Two loose llamas were lassoed after running amok in Sun City, Ariz., today, captivating Twitter and other social media platforms. But we’re no strangers to animals-on-the-run in Baltimore. In June 2014, a steer escaped from a Baltimore butcher, ran down North Ave. and was shot and killed by city police. In the pre-Twitter era, nine bison escaped from a Stevenson farm before being captured on a tennis court in Pikesville.
A police roundup of wayward American bison might be worthy of headlines from coast-to-coast and video for the networks.
But for the officers whose beats include the winding roads and working farms of rural Baltimore County, corralling livestock is more often just another call on another day on the job.
From time to time, horses, cows, pigs step off the farm, and police step in.
“Loose cattle, loose horse calls. Usually it’s one or two stragglers,” Capt. Charles Rapp said yesterday, after he and his fellow officers at the county’s Franklin precinct received some words of thanks from the county executive and their chief for capturing the bison. “Cows aren’t too bad. They’re more used to being herded.”
At the Franklin precinct, which stretches from Pikesville and the Greenspring Valley to the wide open lands north of Reisterstown, they can expect at least one call to help with animals (livestock or pet problems) every couple of weeks, said Lt. Dave Folderauer.
Bison? A little more exotic than the usual fare, but the mind-set is the same.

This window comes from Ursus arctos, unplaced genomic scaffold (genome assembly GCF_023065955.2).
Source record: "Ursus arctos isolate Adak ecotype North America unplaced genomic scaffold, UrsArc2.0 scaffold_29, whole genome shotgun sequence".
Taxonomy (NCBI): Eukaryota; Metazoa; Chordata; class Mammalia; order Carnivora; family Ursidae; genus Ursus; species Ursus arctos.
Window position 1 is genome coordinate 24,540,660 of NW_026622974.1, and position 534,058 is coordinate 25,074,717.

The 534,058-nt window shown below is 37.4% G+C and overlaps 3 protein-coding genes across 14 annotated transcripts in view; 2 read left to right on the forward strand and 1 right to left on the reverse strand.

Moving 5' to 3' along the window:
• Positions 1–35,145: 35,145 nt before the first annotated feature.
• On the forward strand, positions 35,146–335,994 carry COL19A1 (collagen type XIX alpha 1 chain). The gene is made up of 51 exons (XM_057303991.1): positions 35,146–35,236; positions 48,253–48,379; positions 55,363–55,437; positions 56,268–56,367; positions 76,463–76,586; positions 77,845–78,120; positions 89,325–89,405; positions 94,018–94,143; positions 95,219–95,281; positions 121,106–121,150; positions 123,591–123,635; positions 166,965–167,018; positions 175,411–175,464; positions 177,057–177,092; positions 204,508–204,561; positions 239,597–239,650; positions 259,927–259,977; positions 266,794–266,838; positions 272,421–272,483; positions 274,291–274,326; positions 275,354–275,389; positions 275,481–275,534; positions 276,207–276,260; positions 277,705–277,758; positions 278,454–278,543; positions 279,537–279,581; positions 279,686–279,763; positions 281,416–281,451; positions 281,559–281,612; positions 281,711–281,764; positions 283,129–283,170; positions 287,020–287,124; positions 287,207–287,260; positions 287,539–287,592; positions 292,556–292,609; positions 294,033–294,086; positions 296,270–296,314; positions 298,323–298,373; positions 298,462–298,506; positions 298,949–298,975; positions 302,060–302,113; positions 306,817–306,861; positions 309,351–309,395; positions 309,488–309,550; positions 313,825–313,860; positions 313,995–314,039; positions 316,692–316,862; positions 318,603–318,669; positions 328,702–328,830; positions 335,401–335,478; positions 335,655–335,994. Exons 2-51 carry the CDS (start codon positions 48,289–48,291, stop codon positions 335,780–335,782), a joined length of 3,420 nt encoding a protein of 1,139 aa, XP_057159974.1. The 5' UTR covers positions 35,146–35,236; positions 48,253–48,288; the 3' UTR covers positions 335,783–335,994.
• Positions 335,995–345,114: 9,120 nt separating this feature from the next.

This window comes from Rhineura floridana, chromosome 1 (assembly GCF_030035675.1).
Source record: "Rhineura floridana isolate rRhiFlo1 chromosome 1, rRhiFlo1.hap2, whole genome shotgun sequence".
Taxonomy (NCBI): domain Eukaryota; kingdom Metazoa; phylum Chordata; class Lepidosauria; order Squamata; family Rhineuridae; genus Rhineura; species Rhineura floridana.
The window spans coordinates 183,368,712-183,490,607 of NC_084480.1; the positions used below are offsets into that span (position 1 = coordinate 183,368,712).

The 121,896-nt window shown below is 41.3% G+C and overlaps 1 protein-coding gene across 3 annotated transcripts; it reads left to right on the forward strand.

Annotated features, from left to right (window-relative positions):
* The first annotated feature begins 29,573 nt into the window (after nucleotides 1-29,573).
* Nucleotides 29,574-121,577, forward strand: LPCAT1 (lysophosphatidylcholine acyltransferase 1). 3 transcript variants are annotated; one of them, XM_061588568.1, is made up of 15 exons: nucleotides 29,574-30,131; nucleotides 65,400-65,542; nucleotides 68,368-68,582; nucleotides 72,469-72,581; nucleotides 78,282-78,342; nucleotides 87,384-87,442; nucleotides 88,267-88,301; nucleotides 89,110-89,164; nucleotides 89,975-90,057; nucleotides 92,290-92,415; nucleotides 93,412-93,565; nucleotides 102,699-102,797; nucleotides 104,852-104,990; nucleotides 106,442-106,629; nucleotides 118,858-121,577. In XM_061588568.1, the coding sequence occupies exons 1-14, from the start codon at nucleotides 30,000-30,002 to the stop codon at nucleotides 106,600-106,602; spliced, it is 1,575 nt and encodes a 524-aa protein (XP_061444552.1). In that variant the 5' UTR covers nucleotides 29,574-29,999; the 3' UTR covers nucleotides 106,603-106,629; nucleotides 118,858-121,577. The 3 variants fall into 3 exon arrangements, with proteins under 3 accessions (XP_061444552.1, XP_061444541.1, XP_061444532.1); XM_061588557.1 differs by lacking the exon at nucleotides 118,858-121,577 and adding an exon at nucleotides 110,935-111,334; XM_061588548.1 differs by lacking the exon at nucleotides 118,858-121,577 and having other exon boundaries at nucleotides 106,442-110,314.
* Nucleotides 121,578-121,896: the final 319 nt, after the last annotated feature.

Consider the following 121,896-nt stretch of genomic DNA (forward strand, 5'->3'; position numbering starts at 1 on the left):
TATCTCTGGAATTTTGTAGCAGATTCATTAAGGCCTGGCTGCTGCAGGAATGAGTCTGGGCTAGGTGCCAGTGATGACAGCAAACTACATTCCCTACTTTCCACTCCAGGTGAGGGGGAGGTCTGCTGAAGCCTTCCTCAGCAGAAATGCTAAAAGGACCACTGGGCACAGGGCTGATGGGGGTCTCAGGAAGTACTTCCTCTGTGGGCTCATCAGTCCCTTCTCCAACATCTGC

“We were the ones on duty,” said Folderauer, who explained the force’s response in a series of interviews yesterday on network morning shows. “The 911 call came in, and we responded.”
Closing roads when needed or even getting hands-on, as in the bison chase, is part of the department’s duty to protect public safety, Baltimore County Police Chief Terrence B. Sheridan said yesterday.
“As humorous as it is in many respects, it’s also pretty serious,” County Executive James T. Smith Jr. told the troops yesterday. “It was a dangerous situation.”
The danger comes when animals dart into traffic, creating the potential for a car crash.
Using firearms was not ruled out as an option on Tuesday, Folderauer said, adding that if the bison had made it to the Beltway officers “would have had to destroy them.”
The nine bison posed an unusual risk because of their number and their size. Mike Cranfield, director of animal management at the Maryland Zoo in Baltimore, was on hand with tranquilizers once the animals had been corralled onto the tennis court of a townhouse complex.
But using the tranquilizers, he said, was a last resort, because moving the sedated, heavy animals would present another challenge.
No injuries were reported, although one bison knocked a county police officer down.
No charges for owner
Police said the owner of the bison, longtime demolition contractor Gerald “Buzz” Berg, would face no charges.
They also said he would not have to pay – at least this time – for the cost of the operation.
“In this case, clearly they just knocked down the gate they were in and went for a walk,” Sheridan said.
Attempts to reach Berg for comment yesterday were unsuccessful. On Tuesday, as his bison were being captured, he said that they were likely headed for a trip to the slaughterhouse.
Folderauer described some other unusual animal-related calls from his law enforcement career. There was, he said, a wallaby hopping in the streets of Owings Mills, and a runaway emu in Catonsville.
Rapp is now the commander of the Franklin precinct, but one of his previous assignments was at the Cockeysville precinct, which reaches to the farmlands of northern Baltimore County.
There, he said, he once was summoned to chase llamas.
“That was a problem,” he said, “because llamas spit at you.”
(Story by Anica Butler. Photos by Amy Davis and Steve Ruark).